One of the first big releases of January 2010 is Elizabeth Kostova's follow-up to her hit debut, The Historian, a literary vampire story that topped bestseller lists in the summer of 2005. Her new novel, The Swan Thieves, is a tale of love, obsession and art that, like The Historian, goes backward and forward in time to unravel a mystery. We asked Kostova a few questions about the book as a teaser for fans--and a preview of our full-length BookPage interview coming in January.
What elements in The Swan Thieves will most appeal to fans of The Historian?
I think readers who enjoyed The Historian will probably enjoy the mix of historical and contemporary settings in The Swan Thieves, as well as the travel to France and through time.
Impressionist art is frequently referenced in books (yours!) and films (Amelie), and probably adorns 8 out of 10 dorm room walls. What is it about these artists that continues to speak to people today?
I think we still look at and love the Impressionists because they capture something about nature that is both vivid and idealized. As we watch the destruction of natural beauty in our world, we probably value these images in a new and piercing way. I think it's also important to note that many people are understandably sick of Impressionist art from sheer over-exposure to it, and because in reproduction it radiates a certain prettiness. Looking closely at an original Impressionist masterwork is still a radical experience, and very different from looking at a notecard or tote bag.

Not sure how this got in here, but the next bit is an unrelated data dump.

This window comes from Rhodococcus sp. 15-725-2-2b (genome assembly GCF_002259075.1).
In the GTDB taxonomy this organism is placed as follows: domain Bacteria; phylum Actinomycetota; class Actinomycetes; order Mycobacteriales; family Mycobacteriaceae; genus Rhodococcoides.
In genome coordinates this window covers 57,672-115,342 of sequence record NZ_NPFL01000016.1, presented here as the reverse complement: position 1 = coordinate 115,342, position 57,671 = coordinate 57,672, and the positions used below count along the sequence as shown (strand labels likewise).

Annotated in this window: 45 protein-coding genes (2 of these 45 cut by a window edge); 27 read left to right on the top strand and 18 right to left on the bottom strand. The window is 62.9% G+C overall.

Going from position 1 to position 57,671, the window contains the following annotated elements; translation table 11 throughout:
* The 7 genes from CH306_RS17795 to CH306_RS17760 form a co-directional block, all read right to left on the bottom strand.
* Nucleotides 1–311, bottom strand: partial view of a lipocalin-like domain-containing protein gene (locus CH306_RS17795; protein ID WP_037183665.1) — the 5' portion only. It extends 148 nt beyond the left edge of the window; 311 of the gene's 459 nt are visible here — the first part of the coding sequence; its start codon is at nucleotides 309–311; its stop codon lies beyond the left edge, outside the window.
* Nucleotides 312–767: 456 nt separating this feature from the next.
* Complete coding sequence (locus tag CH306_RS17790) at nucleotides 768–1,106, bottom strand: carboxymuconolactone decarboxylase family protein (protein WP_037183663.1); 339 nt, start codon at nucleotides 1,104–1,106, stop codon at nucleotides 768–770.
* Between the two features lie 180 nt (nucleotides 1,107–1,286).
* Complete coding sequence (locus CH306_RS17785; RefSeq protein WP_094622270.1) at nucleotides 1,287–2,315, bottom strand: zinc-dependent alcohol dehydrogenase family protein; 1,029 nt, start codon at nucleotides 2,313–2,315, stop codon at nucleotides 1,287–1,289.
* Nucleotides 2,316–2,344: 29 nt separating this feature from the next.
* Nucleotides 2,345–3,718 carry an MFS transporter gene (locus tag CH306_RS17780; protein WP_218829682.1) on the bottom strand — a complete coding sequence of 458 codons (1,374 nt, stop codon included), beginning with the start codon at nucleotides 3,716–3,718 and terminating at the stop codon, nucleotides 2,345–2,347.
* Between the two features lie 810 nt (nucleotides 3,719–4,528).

The mystery of The Swan Thieves revolves around a 19th-century female artist, and the sacrifices women in particular must make to pursue art. Is there a real-life artist who inspired this character?
Beatrice de Clerval is not based on a single real artist, but in developing her I was inspired by the life of Berthe Morisot, one of the six original exhibiting Impressionists, a dedicated and very gifted painter who also protected the conventions of her social and family life.
Who is your favorite character in the new novel, and why?
I think I'm fondest of Andrew Marlow, because he changes the most over the course of the book. I feel very close to him in his struggles to figure out who he is, and I like the way he evolves from vanity to love--rather as Professor Rossi does in The Historian.
How was writing this book different from writing The Historian?
In writing The Swan Thieves, I had to move away from using the models of Victorian literature and into something more exactly fitting my story in terms of language and structure. I also wrote it in large swathes, as different episodes became vivid for me, and then rearranged these in the editing, rather than writing straight through from beginning to end as I did with The Historian. I learned a tremendous amount from writing The Swan Thieves and it is a deeply felt book, for me.